• Chocolate
  • Citrus
  • Almond
  • Raspberry
  • Mint

Here's what the plate looked like before the macarons and gelato, which were the heavier items that I wanted to really stand out.

The citrus berry salad came next, then the macarons, and the gelato last. It turned out pretty great! The people were quite happy with the dessert, and so was I. If you're plating a set dinner for a party, just remember: keep it tight, keep it high. Negative space is also your friend, so don't be compelled to fill absolutely everything on the plate. You can feel accomplished, if you just get out there and experiment! Happy eating, and happy plating!

Friday, June 26, 2015

Spiced Beet Gelato

I had a fun little contest on my Facbeook page to see who could guess the right flavor!

Good morning!

Summer is upon us, and the 1st harvest was marked by Litha. This means there was a bunch of stuff in my garden that was ready to be harvested to make room for the new stuff. In that harvest was a variety of heirloom beets, which grew like weeds all throughout the spring. In reality, I probably should have harvested sooner, but hey. I'm happy with my haul. I'm also happy with my garlic haul, this year! But this is not about the garlic; no, this is about the beet.

Beetroot is one of the absolute healthiest veggies you can eat. High in antioxidants, the root itself is delicious...but let's not neglect the greens, which are delicious, cooked in sweet cream butter and salt, maybe a drop of red wine vinegar.

You can slice beets thin to make a salad, eaten raw, or roast them as a delicious side dish. You can chop them and put them in rice to create a gorgeous pink color and surprise your kids...or just have them sauteed and buttered, which is my favorite way.  But did you know that a medium-sized beet averages at a whopping 9 grams of sugar per root? This is not a bad thing; in fact, this is a very good thing. Natural sugars from vegetables are very good for you, and much better than processed sugars. This makes this following recipe ideal for people who are looking to cut sugar without cutting taste; seriously, if you're a Diabetic, this won't be bad for you! Here's the recipe for making Spiced Beet Gelato!

Spiced Beet Gelato

  • 3 medium beets(or a dozen or so small beets)
  • 1/2 cup of the reserved roasting liquid(see below)
  • 4 oz egg yolks(about six or seven)
  • 1/4 cup sugar plus 1 Tbsp (seriously, only THAT MUCH!)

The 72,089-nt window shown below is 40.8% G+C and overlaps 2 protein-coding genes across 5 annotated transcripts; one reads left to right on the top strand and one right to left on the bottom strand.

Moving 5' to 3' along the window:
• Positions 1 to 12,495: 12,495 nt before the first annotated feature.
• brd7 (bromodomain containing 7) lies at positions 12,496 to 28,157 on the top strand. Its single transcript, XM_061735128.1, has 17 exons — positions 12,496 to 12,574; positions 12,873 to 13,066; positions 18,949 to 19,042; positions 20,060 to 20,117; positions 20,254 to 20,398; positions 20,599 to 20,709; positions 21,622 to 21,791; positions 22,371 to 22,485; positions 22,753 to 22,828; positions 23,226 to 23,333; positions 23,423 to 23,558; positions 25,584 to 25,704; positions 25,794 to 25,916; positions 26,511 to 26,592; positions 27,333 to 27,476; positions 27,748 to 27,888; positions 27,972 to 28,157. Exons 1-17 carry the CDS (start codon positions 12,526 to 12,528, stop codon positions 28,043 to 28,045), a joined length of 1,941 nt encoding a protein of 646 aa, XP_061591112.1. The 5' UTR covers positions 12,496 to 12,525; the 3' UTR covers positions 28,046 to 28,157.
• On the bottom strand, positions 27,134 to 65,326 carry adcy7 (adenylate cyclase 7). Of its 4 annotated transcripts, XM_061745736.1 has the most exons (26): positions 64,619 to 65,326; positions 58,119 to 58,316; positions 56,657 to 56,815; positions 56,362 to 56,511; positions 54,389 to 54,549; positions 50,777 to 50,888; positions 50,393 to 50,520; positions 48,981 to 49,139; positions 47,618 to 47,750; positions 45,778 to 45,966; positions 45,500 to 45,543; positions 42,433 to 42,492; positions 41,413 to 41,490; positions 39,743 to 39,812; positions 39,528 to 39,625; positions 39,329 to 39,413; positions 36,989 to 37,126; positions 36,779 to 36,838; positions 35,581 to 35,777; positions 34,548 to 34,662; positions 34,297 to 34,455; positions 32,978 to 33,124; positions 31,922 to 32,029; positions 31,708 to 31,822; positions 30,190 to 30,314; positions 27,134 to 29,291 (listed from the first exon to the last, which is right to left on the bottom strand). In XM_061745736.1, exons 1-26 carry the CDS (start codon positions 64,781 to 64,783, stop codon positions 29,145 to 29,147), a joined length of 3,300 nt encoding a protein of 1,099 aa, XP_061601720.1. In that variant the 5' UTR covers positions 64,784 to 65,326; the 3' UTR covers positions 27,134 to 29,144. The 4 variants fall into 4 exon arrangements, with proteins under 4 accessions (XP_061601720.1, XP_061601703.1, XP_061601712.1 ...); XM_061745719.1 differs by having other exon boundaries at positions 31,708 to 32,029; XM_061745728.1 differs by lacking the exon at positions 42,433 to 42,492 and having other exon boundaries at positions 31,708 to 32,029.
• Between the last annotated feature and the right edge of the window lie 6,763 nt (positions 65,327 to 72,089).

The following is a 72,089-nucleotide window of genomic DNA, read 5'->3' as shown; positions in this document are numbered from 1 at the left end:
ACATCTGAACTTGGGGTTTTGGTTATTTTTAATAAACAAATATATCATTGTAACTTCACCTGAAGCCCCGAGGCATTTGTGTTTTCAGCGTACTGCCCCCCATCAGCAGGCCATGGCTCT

• 1 scraped vanilla bean, or a scant tablespoon of vanilla paste
  • 1 tsp lemon juice
  • 2 1/2 c heavy cream
  • 3 allspice berries
  • 1/2 tsp cinnamon
Trim your beets of their greens and any little root-hairs you might have. Generally, though, leave them in tact. Put them in a roasting pan of some sort with high sides, such as a casserole dish. Fill with a solution of equal parts water and red wine, just to cover, and add a pinch of salt and pepper, along with 3 allspice berries. Cover in aluminum foil, and bake at 350 for about 40 minutes, or until the beets are very tender.

Drain the liquid and save about 1/2 cup of it. To peel the beets, you can simply use paper towels to wipe away the skin. It'll take a few minutes to do,but you'll save so much of the beet in the process. Trust me, you want all of this deliciousness. 

Once that's done, chop your beets into manageable cubes for your blender, and blend together with the poaching liquid until a smooth, almost custard-like consistency forms. It'll be thick, but you want it to be extremely smooth. 
If you have a Vitamix blender,  you're one step
ahead of the game! Otherwise, a regular blender
will do just fine. 

Add in the cinnamon, lemon juice, eggs and 1/4 of the the sugar, and blend again. Bring to a boil the heavy cream in a separate saucepot with the vanilla and the remaining tablespoon of sugar. 

Once boiling, immediately turn off the heat, and ladle in a splash or two of the hot cream to the beet mixture. Stir, but do not blend; just take a spoon and stir it in the pitcher of the blender, before dumping it all back into the hot cream. 

I am in LOVE with this color!
Scrape down the sides of your blender, ensuring that you've gotten everything, and bring to a boil, whisking constantly. Once boiling, immediately remove from the heat and run through a strainer into another container, which will chill in the fridge until cold, at least 4 hours. If you're impatient, like me, however, you can use an ice bath to chill it quickly. One thing you must be sure of when making ice cream, gelato, or any sorbet, is that your mixture must be cold before churning. This will ensure that your machine won't work harder and longer than it has to, and that your finished product won't curdle.
Once churned according to the manufacturer's instructions via your machine, label it and set it in the freezer for at least 30 minutes. You can eat it now, but I prefer my ice cream to hold its shape. This freezes beautifully, and it'll last at least a month in the freezer. If you're me, though, it's not going to last that long. It'll last until the week is up, if it's lucky. Because this is seriously delicious. 

This is an excellent way to get some great fiber in, as well as make a low-sugar/no-sugar dessert. Seriously, the amount of added sugar is so low in this recipe, it's practically no-sugar! This is honestly the healthiest, most-beautiful gelato I could think of to make...and I got the beets from my own garden! If you don't have beets growing, of course, store bough is just fine...although I would recommend going to your local farmers' market and buying a bunch. A small bunch of beets is about what this recipe calls for, anyway. If you liked this post, and want to see more like it, just click on the tag "Culinary school" for more!

Oh, and don't be alarmed if your pee turns red after eating half a quart of this stuff. It's completely normal.